1
$\begingroup$

Here is some background on adjoining elements from Artin:

Blockquote

I'm not sure I understand the "dropping bars" part. Why can we drop the bars?

Here is a theorem following this discussion:

enter image description here

  • Red part: Why do elements of $R[\alpha]$ have the form $g(\alpha)$? It is certainly clear if I use the definition of $R[\alpha]$ saying that this is the smallest ring containing $R$ and $\alpha$. But in this context $R[\alpha]$ is a name for the ring $R[x]/(f)$, and don't understand why elements of $R[x]/(f)$ are polynomials in $\alpha$. The elements of $R[x]/(f)$ are, in my understanding, polynomials of the form $\sum \overline a_i \overline x^i=\sum \overline a_i \alpha^i$, and again, if we can "drop bars", this is just $\sum a_i \alpha^i$, and my question is answered, but why can we do that?
  • Blue part: How does uniqueness follow from this?
  • Green part: I don't understand why Artin writes "isomorphic" here. Doesn't he define $\mathbb Z[\sqrt[3] 2]$ to be $\mathbb Z [x]/(x^3-2)$? I'm also not sure why Artin refers to that substitution map and mentions the kernel instead of just saying "consider $\mathbb Z[\sqrt[3] 2]$".
$\endgroup$
1
$\begingroup$

First picture: This is just some notational laziness/efficiency. You're correct that technically we should define $\overline{f} \in (R[x]/(f))[y]$ as $\overline{a_n} y^n + \cdots + \overline{a_0}$, and say $\overline{f}(\alpha) = 0$, but this is tiresome to write out. Moreover, in nice situations, for instance if $R$ is a domain, then $\pi: R[x] \to R[x]/(f)$ maps $R$ isomorphically onto its image if $f$ is nonconstant. In many applications $R = F$ is a field, and once we form $K = F[x]/(f)$ we identify $F$ with its image under the quotient map so that we can say that $F$ is a subfield of $K$. For instance, if we define $\mathbb{C} = \mathbb{R}[x]/(x^2+1)$, then $\mathbb{R}$ isn't literally a subfield (or even a subset) of $\mathbb{C}$, but is isomorphic to the subfield $\{\overline{r} : r \in \mathbb{R}\}$.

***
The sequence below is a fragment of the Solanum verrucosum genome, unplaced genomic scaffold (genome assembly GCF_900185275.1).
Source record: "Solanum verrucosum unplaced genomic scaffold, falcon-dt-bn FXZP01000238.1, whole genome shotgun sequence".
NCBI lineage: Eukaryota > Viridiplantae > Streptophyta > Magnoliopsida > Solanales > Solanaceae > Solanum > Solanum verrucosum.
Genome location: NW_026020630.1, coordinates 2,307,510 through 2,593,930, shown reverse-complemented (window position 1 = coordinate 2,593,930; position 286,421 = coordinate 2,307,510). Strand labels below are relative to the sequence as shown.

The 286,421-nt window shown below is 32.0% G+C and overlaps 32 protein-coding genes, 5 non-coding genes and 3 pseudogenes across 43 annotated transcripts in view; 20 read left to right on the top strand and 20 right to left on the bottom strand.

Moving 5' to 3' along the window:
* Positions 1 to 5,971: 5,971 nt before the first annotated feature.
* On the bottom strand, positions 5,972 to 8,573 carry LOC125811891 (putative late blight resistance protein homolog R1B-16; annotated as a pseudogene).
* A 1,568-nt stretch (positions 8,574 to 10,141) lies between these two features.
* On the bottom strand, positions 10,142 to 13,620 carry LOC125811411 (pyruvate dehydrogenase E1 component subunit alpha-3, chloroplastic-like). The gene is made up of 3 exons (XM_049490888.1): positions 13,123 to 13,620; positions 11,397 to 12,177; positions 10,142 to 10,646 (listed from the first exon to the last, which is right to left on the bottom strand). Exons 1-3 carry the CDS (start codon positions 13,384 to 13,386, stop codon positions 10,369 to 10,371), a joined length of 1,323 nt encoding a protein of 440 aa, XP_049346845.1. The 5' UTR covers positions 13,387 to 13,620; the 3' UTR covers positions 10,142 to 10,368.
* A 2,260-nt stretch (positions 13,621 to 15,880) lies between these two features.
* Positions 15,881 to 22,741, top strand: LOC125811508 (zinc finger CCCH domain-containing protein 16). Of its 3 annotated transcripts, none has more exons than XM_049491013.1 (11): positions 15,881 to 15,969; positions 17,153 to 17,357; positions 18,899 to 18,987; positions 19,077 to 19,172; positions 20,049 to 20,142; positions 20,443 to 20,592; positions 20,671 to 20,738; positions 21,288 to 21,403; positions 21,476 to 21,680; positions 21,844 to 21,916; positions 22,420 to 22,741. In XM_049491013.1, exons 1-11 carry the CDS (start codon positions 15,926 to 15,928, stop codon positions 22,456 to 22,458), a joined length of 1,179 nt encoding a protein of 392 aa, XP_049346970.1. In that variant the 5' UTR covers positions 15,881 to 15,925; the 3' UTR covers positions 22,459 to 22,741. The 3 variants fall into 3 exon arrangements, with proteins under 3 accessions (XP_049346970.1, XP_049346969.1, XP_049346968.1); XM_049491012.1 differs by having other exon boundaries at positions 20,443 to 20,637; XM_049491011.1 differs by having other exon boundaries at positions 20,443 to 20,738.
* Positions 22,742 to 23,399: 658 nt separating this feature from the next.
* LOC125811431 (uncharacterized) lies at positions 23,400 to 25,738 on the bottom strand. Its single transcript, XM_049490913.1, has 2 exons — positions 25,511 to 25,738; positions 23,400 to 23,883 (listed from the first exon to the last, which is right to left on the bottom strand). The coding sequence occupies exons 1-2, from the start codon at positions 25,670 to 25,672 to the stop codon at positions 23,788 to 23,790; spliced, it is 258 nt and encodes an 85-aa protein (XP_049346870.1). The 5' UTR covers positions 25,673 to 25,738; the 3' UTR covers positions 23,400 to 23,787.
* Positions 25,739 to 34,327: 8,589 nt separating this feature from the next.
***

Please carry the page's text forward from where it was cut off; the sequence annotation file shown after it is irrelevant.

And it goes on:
Second picture:

(i) Yes, this is the same "dropping bars" game. We write $a_i$ for $\overline{a_i}$ and just remember that we are working in the quotient.

(ii) He's basically just using the fact that remainders are unique in the division algorithm. If $\beta = r_1(\alpha)$ and $\beta = r_2(\alpha)$, where $r_1$ and $r_2$ both have degree $< n$, then $0 = r_1(\alpha) - r_2(\alpha)$, so $r_1(x) - r_2(x) \in (f)$. But if $r_1(x) - r_2(x)$ is nonzero then it has degree $< n$, contrary to the lemma. Thus $r_1 = r_2$ and the expression for $\beta$ is unique.

(iii) Sure, that is how the notation was defined in the proposition. I think here Artin is considering $\mathbb{Z}[\sqrt[3]{2}]$ as the smallest subring of $\mathbb{C}$ containing $\mathbb{Z}$ and $\sqrt[3]{2}$, as you mentioned above. If I recall correctly, earlier in the book Artin defines $$ \mathbb{Z}[\sqrt[3]{2}] = \{a + b \sqrt[3]{2} + c \sqrt[3]{2}^2 : a, b, c \in \mathbb{Z}\} $$ so that is another possible interpretation.

$\endgroup$

Your Answer

By clicking “Post Your Answer”, you agree to our terms of service, privacy policy and cookie policy

Not the answer you're looking for? Browse other questions tagged or ask your own question.